Wineskins Archive

February 5, 2014

God’s Commands and Christian Ethics (Jan-Feb 2005)

Filed under: — @ 1:25 pm and

by Greg Taylor
January – February, 2005

Every Christian ought to read Christian Ethics: The Issues of Life and Death, edited by Larry Chouinard, David Fiensy, and George F. Pickens.

The book is so valuable, we’ve decided to review several of the chapters in detail and provide four whole chapter excerpts and offer a link to purchase the book.

It also goes a long way in setting the stage for our Wineskins issue on ethics and points us toward an ethic that is grounded in who God is. In other words, we are talking about ethics with a theological foundation.

Why should every Christian read this multi-author work? As the title says, it deals with issues every human experiences—life and death and the way we live in between. Ethics deals with the questions of right and wrong, but it runs so much deeper than the average person may perceive on first glance.

This volume in particular covers four major parts of ethics:


  • Ethical Foundations
  • Social Ethical Issues
  • The Family and Ethical Choices
  • The Christian and Medical Ethics

The eighteen writers, says one of the editors, George F. Pickens, share three things in common: the belief that ethics ought to be “rooted in Christian Scripture,” that Christians are called to live distinctly from the culture around us, and the third thing they have in common is that they all share a religious community background of the Stone-Campbell (Restoration) Movement.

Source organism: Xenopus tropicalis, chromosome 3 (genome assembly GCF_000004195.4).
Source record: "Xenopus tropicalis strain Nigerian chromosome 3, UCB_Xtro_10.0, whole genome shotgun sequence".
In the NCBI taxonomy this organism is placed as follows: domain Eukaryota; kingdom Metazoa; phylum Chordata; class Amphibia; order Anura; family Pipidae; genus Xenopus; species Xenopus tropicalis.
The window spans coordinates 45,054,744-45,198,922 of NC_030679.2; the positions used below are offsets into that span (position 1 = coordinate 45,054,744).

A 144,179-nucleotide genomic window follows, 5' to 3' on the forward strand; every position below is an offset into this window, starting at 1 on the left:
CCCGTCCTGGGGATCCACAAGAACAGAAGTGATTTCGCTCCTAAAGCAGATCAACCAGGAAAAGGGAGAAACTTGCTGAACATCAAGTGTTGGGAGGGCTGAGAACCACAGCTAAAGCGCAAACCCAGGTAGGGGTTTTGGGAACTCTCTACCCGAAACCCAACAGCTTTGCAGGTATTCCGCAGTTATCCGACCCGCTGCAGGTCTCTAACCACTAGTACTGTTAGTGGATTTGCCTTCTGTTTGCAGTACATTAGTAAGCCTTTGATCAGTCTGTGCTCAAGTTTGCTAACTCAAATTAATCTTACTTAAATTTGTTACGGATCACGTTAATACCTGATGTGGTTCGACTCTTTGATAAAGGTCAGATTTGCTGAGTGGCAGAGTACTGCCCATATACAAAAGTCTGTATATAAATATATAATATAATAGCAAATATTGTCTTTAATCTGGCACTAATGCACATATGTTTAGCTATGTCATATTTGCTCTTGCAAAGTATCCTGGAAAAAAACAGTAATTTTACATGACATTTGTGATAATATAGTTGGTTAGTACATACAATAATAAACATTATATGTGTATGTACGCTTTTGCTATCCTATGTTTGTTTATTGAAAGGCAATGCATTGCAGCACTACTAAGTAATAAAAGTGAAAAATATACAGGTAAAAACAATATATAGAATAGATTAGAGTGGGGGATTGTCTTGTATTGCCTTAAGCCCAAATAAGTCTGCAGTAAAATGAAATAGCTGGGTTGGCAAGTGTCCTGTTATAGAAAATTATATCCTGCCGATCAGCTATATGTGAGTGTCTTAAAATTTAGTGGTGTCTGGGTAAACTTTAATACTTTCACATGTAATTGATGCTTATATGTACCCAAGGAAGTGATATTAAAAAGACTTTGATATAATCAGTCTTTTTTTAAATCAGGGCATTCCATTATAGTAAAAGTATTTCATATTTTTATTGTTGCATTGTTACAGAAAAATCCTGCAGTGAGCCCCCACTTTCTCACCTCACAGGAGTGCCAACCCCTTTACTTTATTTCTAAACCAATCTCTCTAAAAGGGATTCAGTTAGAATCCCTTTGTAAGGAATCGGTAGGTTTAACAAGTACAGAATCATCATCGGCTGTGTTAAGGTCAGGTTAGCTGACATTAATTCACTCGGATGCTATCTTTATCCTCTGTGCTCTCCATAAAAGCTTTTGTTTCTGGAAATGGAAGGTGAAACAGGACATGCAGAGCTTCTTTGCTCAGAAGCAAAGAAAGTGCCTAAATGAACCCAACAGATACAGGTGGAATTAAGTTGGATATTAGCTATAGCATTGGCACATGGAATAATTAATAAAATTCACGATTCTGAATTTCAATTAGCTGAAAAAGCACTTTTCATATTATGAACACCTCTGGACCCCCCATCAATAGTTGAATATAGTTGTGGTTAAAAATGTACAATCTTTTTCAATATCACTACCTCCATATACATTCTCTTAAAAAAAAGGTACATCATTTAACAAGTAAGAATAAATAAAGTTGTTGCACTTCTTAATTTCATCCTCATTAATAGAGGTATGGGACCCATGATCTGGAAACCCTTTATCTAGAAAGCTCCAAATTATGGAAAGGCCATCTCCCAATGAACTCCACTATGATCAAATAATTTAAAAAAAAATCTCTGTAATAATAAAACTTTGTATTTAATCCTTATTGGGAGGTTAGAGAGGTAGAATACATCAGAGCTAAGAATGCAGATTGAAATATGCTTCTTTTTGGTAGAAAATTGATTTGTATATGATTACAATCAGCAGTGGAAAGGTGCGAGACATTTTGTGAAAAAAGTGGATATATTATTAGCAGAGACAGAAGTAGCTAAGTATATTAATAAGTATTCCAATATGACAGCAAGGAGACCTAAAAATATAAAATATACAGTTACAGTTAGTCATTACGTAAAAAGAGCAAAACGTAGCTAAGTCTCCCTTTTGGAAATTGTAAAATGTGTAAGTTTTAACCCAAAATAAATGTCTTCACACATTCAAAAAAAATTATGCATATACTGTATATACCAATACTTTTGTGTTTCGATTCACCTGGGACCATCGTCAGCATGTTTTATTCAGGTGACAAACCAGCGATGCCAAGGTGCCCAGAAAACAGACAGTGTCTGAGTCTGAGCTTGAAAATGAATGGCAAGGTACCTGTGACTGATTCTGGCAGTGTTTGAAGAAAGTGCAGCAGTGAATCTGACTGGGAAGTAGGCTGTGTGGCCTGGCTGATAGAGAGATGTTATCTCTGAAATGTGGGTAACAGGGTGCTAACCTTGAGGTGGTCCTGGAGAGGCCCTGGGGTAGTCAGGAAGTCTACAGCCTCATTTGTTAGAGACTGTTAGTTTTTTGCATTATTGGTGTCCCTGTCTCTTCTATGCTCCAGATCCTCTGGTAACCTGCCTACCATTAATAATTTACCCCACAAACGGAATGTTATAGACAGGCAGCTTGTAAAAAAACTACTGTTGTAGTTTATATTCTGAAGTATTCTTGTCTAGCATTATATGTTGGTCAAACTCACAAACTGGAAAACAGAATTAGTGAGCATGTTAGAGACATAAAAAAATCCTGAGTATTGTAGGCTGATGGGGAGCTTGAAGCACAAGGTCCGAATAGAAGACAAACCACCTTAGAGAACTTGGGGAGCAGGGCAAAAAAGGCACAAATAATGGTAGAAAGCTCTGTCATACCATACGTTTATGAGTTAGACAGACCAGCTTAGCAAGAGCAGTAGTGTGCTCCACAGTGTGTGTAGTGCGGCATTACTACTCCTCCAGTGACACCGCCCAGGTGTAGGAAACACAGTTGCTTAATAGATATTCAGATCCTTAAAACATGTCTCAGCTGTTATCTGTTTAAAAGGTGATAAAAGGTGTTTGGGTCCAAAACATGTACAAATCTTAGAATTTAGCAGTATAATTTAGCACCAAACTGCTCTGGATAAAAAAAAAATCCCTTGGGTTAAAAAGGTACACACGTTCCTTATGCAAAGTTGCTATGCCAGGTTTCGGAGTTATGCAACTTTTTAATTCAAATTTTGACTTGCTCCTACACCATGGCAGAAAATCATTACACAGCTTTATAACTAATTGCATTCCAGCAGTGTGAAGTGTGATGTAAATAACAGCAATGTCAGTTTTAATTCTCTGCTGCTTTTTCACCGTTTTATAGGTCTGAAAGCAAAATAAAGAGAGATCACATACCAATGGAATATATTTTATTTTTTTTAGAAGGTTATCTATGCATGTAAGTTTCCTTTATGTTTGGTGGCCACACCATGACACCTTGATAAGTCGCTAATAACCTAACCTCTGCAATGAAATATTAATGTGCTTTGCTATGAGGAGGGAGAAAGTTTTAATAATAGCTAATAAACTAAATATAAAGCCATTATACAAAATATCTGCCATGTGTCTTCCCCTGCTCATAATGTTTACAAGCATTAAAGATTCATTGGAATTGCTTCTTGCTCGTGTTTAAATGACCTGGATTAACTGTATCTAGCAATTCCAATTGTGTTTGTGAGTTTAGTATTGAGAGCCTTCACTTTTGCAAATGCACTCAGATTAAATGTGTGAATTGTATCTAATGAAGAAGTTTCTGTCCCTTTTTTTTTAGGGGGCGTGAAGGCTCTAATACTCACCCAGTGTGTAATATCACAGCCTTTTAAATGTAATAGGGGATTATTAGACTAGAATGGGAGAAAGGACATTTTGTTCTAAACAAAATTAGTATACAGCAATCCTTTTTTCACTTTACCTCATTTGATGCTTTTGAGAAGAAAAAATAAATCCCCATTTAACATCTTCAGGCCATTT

Chapter 1: God’s Commands and Christian Ethics: A Theology of Christian Life (PDF)

Written by Ron Highfield, the first chapter, “God’s Commands and Christian Ethics: A Theology of Christian Life,” shows first the problem of ethics: that many try to do ethics without any grounding except ideas such as “utilitarian preferences,” which could also be called an ethic of selfishness, doing what comes natural to the individual. The bad news is that many Christians are doing this, in some cases by default without thinking about it.

Highfield’s essay does not brush aside the conversation on ethics but introduces concepts important in understanding ethics in general and Christian ethics specifically. He says, “Christian ethics, as I conceive it, seeks to understand the truth, justice, and moral excellence of the commands of God.” He goes on to lay out an ethic that is grounded in who God is—he believes Christian ethics cannot be divorced from theology, otherwise it ceases to be Christian ethics. Ethics, then, begins with a worshipful response to the God of the universe who created and sustains us, who has been acting to reconcile us in the world, and who provides a glorious hope for us.

Here you can see an ethic that is not built from a list of rules but from a litany of God’s wondrous acts. Highfield moves to a “draw you in” discussion of “shadow ethics,” which is the opposite of ethics done ought of theological concerns of living in the image of Christ. Instead, shadow ethics assume we can act as our own gods. Don’t think this section is for someone else. The practical concern for ethics is to live them out. Yes, ethical dilemmas abound, as will be laid out in sections in the book (and in this issue of Wineskins) concerning homosexuality, medical ethics, non-violence, capital punishment, aiding the poor. But the rub of ethics, as Mark Twain famously spoke of, is not only the confusion of difficult to understand issues or Scripture but doing what we know is plainly right.New Wineskins

Order Christian Ethics Parma Press, 2004.

Greg TaylorGreg Taylor is managing editor of New Wineskins magazine.

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